Community programs, which involved more than 700 Brown students last year, include a variety of offerings from literacy, science and math tutoring, to college preparatory programs, to homeless advocacy and prison-based arts workshops. Much of the Swearer Center’s community work takes place in local schools, where Brown student volunteers take part in tutoring, after-school and summer programs, assisting young students with literacy, math, science, the arts, sports and more. More than 400 Brown students spend time in Rhode Island public schools each week. The Swearer Center has 13 staff members based in the public schools across Rhode Island’s urban districts. More than 4,000 public school students will participate in Swearer Center programs across those districts this year.

Learning, it turns out, can be funAmong the discoveries at the D’Abate School is that learning can open whole new horizons and expand life’s possibilities. (The kids learn that lesson too.)Learning, it turns out, can be fun
Among the discoveries at the D’Abate School is that learning can open whole new horizons and expand life’s possibilities. (The kids learn that lesson too.)
“The Swearer Center is one of our biggest community partners,” said Nkoli Onye, executive director for performance management for Providence Public Schools. “It’s offering opportunities that our students would normally not be privy to. It’s changing kids’ lives by providing us with services that help to support and enhance and strengthen what we’re already doing.”

One such service is the College Advising Corps, which places Brown students and recent Brown graduates into high schools to work on increasing college attendance among low- and moderate-income high school students. Services include working on SAT preparation, essay writing, and financial aid programming. Onye said that she sees more and more students using the services of the College Advising Corps each year. “We’ve seen just a tremendous rise in the number of students who are accessing the college process. It’s just getting them really motivated and excited to think about their future.”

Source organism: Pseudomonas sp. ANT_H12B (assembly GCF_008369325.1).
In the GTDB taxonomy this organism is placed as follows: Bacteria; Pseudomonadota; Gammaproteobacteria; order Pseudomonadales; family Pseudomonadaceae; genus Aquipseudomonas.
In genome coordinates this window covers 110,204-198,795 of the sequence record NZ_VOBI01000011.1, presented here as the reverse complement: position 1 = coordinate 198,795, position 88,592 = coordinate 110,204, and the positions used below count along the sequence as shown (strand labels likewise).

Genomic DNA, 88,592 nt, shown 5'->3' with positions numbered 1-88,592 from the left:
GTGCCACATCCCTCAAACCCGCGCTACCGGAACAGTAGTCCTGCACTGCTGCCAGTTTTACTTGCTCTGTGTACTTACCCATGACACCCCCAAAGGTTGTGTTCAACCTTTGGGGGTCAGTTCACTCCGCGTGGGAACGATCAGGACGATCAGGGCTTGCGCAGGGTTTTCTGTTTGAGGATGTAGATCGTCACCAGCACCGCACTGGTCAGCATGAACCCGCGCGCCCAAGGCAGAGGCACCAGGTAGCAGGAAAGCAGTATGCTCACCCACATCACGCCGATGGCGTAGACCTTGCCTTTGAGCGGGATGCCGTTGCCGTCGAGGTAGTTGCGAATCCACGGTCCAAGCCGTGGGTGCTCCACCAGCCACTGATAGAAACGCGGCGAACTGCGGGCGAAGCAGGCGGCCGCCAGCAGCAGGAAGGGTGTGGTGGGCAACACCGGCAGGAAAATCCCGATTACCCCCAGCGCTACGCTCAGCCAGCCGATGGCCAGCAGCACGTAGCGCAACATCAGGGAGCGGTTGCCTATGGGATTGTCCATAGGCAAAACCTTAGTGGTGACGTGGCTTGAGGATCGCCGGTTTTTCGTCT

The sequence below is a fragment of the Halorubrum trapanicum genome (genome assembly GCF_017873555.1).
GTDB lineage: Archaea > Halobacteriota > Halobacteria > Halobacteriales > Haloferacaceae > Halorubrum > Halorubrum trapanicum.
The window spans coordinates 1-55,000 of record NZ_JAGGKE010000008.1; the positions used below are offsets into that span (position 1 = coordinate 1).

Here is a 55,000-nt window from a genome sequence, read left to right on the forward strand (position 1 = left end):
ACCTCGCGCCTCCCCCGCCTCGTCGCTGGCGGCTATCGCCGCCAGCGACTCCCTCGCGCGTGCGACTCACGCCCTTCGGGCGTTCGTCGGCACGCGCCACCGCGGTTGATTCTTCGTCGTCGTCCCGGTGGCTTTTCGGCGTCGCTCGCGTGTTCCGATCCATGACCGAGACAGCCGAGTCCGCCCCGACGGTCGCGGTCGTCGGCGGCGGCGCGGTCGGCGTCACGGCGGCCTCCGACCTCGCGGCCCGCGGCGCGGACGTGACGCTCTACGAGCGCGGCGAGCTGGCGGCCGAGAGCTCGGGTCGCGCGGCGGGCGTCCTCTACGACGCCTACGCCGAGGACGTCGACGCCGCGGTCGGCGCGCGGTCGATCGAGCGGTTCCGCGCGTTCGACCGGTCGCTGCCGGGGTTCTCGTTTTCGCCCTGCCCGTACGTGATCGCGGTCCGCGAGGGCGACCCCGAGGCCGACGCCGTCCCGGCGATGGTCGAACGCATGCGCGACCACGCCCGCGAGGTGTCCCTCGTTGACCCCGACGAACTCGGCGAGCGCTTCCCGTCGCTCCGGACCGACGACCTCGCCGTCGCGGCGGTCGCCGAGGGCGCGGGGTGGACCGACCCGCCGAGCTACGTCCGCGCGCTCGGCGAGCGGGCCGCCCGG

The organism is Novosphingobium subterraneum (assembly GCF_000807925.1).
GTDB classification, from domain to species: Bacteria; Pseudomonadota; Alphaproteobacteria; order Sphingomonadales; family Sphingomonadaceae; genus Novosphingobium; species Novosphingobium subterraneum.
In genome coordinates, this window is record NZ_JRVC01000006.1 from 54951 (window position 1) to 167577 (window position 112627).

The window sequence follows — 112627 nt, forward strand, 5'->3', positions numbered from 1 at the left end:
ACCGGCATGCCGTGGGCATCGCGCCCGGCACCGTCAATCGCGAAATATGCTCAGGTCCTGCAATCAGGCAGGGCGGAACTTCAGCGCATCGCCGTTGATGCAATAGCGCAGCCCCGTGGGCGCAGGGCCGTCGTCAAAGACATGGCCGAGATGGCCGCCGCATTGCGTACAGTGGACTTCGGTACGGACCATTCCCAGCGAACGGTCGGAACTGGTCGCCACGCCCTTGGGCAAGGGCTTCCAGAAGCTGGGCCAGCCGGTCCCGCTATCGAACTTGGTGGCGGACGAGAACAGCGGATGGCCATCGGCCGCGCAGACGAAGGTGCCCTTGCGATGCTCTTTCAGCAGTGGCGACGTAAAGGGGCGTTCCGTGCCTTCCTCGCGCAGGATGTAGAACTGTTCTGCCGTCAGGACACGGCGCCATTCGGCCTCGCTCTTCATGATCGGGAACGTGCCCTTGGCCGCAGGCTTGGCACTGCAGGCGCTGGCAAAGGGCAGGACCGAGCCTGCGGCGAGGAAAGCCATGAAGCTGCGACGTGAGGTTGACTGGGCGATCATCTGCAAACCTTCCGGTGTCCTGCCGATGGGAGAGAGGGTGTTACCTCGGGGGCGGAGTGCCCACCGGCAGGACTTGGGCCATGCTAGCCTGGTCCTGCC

The Swearer Center also works with Brown faculty to advance teaching, research and scholarship, primarily through the Engaged Scholars Initiative. Projects range from a community garden partnership to the search for micro-organisms that can function as antibiotics. Twenty-two faculty across 17 departments have been supported with grants for course development and research through the Engaged Scholars Initiative. Last year, more than 600 students took courses supported by the initiative.

One of the main components of the Swearer Center’s mission has always been to integrate its community work into the Brown curriculum.

“In my three years of being involved with the Swearer Center, some of my biggest takeaways have been the ideas of relationship building, community building, co-learning, and looking at community work as a process of learning from people who might have a different background than you — working from the ground up, drawing on different ideas, and building relationships in the process,” said Priya Gaur, a Brown senior.

Brown was recently recognized for its commitment to public engagement and social innovation by being selected to join the Changemaker Campus Consortium by Ashoka U, a nonprofit dedicated to supporting universities and colleges that seek to be leaders in social change and social entrepreneurship education. As a member of the Changemaker Campus Consortium, Brown will receive Ashoka support, connect to its network of innovators, and share best practices.

“Brown’s open curriculum and outward-facing culture provide tremendous opportunities for integrating learning, scholarship, and social impact. We look forward to working with all our partners to continue advancing the ideal of the ’engaged university,’” Nozaki said.

For more information about the Swearer Center for Public Service and its programs, visit swearercenter.brown.edu.

Editors: Brown University has a fiber link television studio available for domestic and international live and taped interviews, and maintains an ISDN line for radio interviews. For more information, call (401) 863-2476.